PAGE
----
hellow-1502386_1280I love finding just the write names for my characters, and if I need unusual names, myths can offer a gold mine of potential. Below are list of more obscure names from several different mythologies.

But  keep in mind the cardinal rule of character names: Names Must Be Pronounceable. If a name is too difficult to sound out, readers will substitute something familiar or simply bleep over it. I like the name “Koschei”, a villain in a Slavic myth, but have no idea how to pronounce it correctly. If I used it, I would have to adapt it for English readers. Maybe “Koschay”?

Greek and Roman Names
  • Atalanta
  • Meander
  • Dido
  • Alecto
  • Evander
  • Nisus
  • Marsyas
  • Thetis
  • Arion
  • Leander
  • Cadmus
  • Maia
  • Nysa
Norse Names
  • Sif
  • Idun
  • Galar
  • Brokk
  • Alvis
  • Gerd
  • Thiazi
  • Skadi
Celtic Names
  • Balor
  • Bran
  • Branwen
  • Bres
  • Dagda
  • Morrigan
  • Caradoc
  • Finntan
  • Korrigan
  • Mael Duin
  • Nemed
  • Nuada
  • Veleda
Central and Eastern Europe
  • Sadko
  • Morevna
  • Perun
  • Mati Syra
  • Kurent

If you need to create original names for characters, where do you find inspiration?


Monday Sparks — Writing Prompts

rabbitw-3249427_1280Since I’ve been writing about myths, an interview with the Easter Bunny seemed appropriate. So what would you ask the Easter Bunny?

Reporter: So what is your exciting announcement about expanding your operations?

Easter Bunny: I have decided to increase my market share by delivering candy on other holidays. Halloween doesn’t really have a mascot. That market is ripe for taking over.

Reporter: The Halloween Bunny?

Easter Bunny: I was thinking more like the Halloween Hare.

Please share your ideas in the comments below. Have fun!

Writing Tip — Mythology

king-arthurw-2448042_1280When someone says Zeus or Ares or Thor, most Americans can produced a mental picture because Greek and Norse mythology are fairly well known and have been adapted to popular culture. But many people don’t realize how much Celtic mythology has worked its way into American culture. King Arthur, leprechauns, and banshees are all part of Celtic mythology.

IMG_0275If, like me, you don’t know much about Celtic mythology, The Book of Celtic Myths by Adams Media is a great place to start.  The myths related in the book concern those found in Ireland, Wales, Scotland, and Brittany. Because the Celts only used writing after the Romans conquered them, and then not often, historical and archaeological evidence is used to understand the myths.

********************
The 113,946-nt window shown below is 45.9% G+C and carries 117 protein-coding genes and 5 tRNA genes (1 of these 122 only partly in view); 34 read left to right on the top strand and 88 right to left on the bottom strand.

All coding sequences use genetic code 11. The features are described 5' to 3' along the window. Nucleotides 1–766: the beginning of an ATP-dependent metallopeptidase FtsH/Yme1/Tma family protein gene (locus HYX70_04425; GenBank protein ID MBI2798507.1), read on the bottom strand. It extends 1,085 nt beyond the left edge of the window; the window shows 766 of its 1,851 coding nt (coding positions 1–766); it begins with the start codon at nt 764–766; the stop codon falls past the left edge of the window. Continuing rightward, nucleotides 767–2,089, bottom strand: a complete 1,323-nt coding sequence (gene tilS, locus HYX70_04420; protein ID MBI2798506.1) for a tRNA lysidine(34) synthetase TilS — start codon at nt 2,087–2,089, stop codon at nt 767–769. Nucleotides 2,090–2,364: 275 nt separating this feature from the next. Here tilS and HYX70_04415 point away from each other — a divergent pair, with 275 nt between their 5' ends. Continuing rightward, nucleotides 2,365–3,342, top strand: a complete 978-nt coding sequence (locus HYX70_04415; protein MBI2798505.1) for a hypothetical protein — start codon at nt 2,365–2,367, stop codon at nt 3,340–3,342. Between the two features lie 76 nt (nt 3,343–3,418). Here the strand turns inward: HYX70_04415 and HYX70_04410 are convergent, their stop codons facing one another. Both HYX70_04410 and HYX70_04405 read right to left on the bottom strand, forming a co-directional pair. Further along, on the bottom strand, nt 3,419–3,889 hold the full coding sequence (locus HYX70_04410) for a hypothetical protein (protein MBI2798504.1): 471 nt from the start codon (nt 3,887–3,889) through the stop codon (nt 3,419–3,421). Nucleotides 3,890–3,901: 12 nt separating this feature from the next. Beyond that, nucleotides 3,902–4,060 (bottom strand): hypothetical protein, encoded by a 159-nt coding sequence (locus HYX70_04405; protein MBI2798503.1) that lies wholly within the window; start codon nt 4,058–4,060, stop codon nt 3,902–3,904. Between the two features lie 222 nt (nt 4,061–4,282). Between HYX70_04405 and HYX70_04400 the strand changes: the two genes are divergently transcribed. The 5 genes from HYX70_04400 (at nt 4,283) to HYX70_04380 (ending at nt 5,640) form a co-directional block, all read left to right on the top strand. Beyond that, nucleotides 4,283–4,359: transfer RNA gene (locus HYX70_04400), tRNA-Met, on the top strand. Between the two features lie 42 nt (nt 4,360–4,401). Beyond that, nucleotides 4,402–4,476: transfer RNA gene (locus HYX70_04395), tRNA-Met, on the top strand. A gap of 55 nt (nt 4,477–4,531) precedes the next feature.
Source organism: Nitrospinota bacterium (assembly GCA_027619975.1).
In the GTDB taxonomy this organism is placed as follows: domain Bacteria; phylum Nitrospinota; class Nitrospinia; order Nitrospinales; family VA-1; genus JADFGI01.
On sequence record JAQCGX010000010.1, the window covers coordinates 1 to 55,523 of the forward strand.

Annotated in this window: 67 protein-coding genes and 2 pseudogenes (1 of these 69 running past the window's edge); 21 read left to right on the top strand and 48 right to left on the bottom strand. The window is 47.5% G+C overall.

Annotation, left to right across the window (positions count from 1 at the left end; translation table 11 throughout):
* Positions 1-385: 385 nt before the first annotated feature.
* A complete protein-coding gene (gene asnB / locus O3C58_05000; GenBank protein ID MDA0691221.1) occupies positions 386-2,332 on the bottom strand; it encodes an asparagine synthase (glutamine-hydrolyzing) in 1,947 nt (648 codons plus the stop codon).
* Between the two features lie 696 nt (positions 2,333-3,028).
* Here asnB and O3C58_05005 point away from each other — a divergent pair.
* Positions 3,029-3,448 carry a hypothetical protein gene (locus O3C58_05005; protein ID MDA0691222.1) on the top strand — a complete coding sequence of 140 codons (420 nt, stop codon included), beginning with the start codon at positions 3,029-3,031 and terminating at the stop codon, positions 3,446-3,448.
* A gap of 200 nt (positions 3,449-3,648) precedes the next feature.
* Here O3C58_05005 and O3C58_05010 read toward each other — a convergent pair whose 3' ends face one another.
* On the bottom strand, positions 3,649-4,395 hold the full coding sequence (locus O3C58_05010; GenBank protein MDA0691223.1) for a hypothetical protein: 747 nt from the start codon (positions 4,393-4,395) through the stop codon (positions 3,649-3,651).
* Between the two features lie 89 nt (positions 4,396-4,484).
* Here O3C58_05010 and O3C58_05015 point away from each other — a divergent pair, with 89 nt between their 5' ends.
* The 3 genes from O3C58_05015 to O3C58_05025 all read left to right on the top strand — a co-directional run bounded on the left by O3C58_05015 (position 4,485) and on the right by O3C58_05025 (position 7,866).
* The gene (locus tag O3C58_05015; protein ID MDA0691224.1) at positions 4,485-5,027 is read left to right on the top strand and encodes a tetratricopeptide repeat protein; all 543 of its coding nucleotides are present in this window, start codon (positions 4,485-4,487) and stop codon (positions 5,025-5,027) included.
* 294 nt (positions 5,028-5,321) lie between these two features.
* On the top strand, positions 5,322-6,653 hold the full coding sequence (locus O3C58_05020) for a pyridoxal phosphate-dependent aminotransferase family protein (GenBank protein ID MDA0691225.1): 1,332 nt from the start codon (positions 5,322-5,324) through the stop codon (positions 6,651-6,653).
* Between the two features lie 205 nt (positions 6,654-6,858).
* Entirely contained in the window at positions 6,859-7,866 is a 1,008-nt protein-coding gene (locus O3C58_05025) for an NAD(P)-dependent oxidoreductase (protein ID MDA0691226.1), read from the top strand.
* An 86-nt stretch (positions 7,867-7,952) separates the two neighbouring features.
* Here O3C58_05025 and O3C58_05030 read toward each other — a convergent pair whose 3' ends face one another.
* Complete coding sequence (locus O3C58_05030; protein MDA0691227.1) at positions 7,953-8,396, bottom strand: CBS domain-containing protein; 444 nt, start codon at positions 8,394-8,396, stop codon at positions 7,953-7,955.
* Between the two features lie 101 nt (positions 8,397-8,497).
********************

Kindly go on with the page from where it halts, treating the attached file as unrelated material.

The books describes origins myths, the major gods and goddesses, heroes, and epic stories. As the Celts converted to Christianity, their gods morphed into the the fairy folk, like banshees, leprechauns, sellkies, and other mischievous or malevolent creatures that people had to be careful to avoid.

Celtic fantasy is already a sub-genre of fantasy, and King Arthur and his knights, originally from Wales, is a sub-sub-genre. But I think aspects of this mythology can be worked into a speculative fiction story set in contemporary times.

The Four Hallows

These four objects possessed unparalleled power in Celtic myths.

  1. The Sword of Light: Belonging to Nuada, an Irish god. None could escape it.
  2. The Invincible Spear: Belonging to the Irish sun god Lugh. It never missed.
  3. The Cauldron of Bounty: Belonging to the Irish god, the Dagda. It was “a source of endless sustenance.”
  4. The Stone of Destiny: This stone “would cry out when walked over by the true king of Tara”, which would make him the high king of Ireland. Some think the Stone of Scone, which now resides in Scotland, was the original Stone of Destiny.

In a speculative fiction story, I could say that these four objects aren’t supernatural but the product of ancient Celtic technology that taps into dark matter. Descendants of the Celts have kept the four objects safe, passing them on to four people, specially chosen from each generation, to use them to serve humanity.

Or a team of archaeologists is looking for them, believing them to be real, and must find the four hallows before an evil billionaire or government spies can locate them.

Fantastic Voyages

“Imram” is the Celtic word for the heroic journey. Three tales of this kind, much like The Odyssey, exist in Celtic myth. The “Voyage of Mael Duin, the Voyage of St. Brendan, and The Voyage of Snedgus and Mac Riagla” qualify as imram stories.

Mael Duin begins his quest to avenge his father’s death. St. Brendan sets out as penance for burning a book. A similar tale could be told in contemporary times of a hero or heroine starting out on a journey with a specific goal, maybe searching for a lost relative. The heroine could travel to a distant country or explore the subcultures of her own country, any place where she would be an outsider. She could acquire and lose companions, meet unusual people and situations, all within a realistic setting.

Which ideas appeal to you, the four hallows or the fantastic voyage? Or is there some other part of Celtic mythology that sparks your imagination?